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From T. David Gordon’s Book, Why Johnny Can’t Preach; The Media Have Shaped the Messengers (pgs. 75-76, 88-89).

Faith is not built by preaching introspectively (constantly challenging people to question whether they have faith); faith is not built by preaching moralistically (which has exactly the opposite effect of focusing attention on the self rather than on Christ, in whom our faith is placed); faith is not built by joining the culture wars and taking potshots at what is wrong with our culture. Faith is built by careful, thorough exposition of the person, character, and work of Christ….

We feed on Christ himself, and we do so not by some physical eating of his body, but through faith in the Christ proclaimed in Word and sacrament. These four alternatives [moralism, how-to, introspection, and social gospel] have left much of the evangelical and Reformed church malnourished. People know what they ought to do, but they are dispirited and lethargic, without the vision, drive, or impetus to live with and for Christ. And the reason for this dispirited condition is that the pulpit is largely silent about Christ. He is mentioned only as an afterthought or appendage to a sermon; in many churches, he is never proclaimed as the central point of a sermon, and surely not on a regular, weekly basis.

Now I don’t elevate ordinances as much as Gordon would (for instance, don’t call them sacraments), but do recognize their importance in church life.  I can say I’ve been in services, and have listened to sermons that would be guilty of what Gordon describes.  I am sure I’ve been guilty of preaching sermons like this.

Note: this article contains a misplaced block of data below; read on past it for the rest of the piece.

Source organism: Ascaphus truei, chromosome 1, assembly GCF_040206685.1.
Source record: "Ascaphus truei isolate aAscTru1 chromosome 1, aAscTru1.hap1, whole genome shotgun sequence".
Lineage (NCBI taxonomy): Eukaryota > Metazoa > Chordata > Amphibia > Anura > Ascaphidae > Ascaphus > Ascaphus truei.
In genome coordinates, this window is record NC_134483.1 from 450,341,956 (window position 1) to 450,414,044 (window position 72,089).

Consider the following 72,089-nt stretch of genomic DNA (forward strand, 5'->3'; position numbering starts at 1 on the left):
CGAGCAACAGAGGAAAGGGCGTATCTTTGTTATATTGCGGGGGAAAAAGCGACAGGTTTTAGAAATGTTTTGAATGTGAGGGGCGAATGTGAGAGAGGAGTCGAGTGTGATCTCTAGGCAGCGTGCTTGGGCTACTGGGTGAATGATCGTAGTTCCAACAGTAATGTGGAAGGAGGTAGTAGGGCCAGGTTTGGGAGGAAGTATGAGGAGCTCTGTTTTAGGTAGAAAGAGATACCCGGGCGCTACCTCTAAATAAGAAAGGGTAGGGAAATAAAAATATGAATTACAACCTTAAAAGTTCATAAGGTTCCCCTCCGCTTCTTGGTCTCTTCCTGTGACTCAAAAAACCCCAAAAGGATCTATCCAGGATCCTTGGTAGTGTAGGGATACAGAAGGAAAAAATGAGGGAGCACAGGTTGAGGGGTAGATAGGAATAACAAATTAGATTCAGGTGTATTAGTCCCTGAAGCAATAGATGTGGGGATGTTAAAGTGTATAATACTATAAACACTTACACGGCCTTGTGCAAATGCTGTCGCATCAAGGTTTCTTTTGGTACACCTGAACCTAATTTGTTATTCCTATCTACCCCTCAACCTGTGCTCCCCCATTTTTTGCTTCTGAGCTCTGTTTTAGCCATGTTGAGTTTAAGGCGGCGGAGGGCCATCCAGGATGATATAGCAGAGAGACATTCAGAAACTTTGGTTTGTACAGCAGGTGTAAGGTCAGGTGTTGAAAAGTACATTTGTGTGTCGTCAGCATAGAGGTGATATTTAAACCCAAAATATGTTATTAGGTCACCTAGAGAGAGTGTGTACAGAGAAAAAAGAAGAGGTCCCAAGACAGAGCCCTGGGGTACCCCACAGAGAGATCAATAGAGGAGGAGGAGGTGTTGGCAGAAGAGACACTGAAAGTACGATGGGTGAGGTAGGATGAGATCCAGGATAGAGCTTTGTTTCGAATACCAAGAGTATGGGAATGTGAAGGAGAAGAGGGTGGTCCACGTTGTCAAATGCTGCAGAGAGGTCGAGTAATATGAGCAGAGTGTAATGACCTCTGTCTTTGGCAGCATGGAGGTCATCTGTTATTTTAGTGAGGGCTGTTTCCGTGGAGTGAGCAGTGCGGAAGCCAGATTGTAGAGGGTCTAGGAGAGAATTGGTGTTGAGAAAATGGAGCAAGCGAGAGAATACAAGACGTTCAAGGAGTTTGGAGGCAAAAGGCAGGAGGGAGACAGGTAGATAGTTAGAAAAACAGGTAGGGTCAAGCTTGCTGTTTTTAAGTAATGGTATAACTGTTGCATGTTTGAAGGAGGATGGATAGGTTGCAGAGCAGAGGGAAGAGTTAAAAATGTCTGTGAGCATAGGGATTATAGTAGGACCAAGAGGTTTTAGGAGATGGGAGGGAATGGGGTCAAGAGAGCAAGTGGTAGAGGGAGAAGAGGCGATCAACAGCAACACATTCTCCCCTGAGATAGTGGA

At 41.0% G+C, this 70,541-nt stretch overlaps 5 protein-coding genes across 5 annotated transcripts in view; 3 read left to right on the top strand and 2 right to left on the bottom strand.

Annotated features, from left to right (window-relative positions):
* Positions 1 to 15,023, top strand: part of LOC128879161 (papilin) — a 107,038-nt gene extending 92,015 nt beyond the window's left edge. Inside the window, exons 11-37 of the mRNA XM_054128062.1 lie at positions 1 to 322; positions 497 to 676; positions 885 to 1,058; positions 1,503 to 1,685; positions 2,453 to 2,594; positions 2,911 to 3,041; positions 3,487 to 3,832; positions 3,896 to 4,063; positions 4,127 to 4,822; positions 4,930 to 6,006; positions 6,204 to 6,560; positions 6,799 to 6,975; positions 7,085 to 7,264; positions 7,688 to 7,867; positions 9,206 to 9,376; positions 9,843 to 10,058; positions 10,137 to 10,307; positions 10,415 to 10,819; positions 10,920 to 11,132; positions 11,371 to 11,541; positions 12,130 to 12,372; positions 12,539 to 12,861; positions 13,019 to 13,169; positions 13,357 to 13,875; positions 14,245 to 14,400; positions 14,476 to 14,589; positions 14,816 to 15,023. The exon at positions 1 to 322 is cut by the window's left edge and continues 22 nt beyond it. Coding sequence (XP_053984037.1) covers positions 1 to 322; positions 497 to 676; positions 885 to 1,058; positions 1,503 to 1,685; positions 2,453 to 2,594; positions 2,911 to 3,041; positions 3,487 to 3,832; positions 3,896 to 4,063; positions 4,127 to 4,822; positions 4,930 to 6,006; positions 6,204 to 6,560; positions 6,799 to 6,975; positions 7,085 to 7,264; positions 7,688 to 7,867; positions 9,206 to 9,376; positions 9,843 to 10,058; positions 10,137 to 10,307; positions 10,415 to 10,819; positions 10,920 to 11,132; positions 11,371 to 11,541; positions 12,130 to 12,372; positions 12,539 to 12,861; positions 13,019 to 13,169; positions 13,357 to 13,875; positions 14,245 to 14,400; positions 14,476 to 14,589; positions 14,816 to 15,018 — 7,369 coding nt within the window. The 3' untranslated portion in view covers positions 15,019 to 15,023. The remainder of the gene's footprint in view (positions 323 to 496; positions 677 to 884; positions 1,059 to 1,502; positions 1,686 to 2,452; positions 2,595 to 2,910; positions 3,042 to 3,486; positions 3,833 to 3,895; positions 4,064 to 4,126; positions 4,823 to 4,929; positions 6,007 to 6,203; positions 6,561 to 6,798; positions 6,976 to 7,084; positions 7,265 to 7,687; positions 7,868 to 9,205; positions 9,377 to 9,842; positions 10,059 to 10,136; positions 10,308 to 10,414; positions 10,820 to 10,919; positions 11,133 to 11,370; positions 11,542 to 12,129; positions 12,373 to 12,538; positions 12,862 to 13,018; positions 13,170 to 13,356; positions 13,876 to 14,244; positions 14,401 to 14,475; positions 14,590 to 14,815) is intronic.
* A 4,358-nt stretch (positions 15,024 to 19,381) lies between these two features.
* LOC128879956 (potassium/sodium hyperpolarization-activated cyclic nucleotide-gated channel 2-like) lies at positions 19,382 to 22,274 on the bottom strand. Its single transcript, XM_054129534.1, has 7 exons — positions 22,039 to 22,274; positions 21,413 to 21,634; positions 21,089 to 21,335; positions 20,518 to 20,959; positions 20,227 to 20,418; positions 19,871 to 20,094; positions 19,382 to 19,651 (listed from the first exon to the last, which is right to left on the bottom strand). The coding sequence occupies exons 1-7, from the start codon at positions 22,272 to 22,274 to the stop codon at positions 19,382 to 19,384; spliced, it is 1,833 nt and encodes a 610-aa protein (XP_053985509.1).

Do you see this as a problem?  Perhaps not in your church I’m sure, but evangelicalism at large?

HT: Miscellanies

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5 comments
  1. Possibly what he describes is the difference between teaching and preaching to the head rather than the heart? IMO evangelical pulpits have produced people who know a lot about God and the bible with their heads but know very little of Christ with their hearts.

    I liked what he says.. hope you post more about it Shane.

  2. Key word in Shane’s quote is “lethargic”. It reminded me of Hebrews 5:11, “We have much to say about this, but it is hard to explain because you are SLOW to learn.” The Greek word translated “slow” by the NIV here is “nothroi” which means “dull, slow, sluggish” and is used in other Greek writing to refer to the limbs of a lion that had been shot with a tranquilizer dart. The word is not a reference to mental ability or IQ but to the attitude. Nothing is more insulting than to hear pastors tell me that people can’t understand complicated preaching/teaching. The people we preach to daily understand and apply very complicated things in their occupations and in their hobbies. Why can’t they understand Scripture? Pastors are “nothroi” or lethargic. The following verses in Hebrews 5:11-6:3 deal with a similar issue in the church during the first century.

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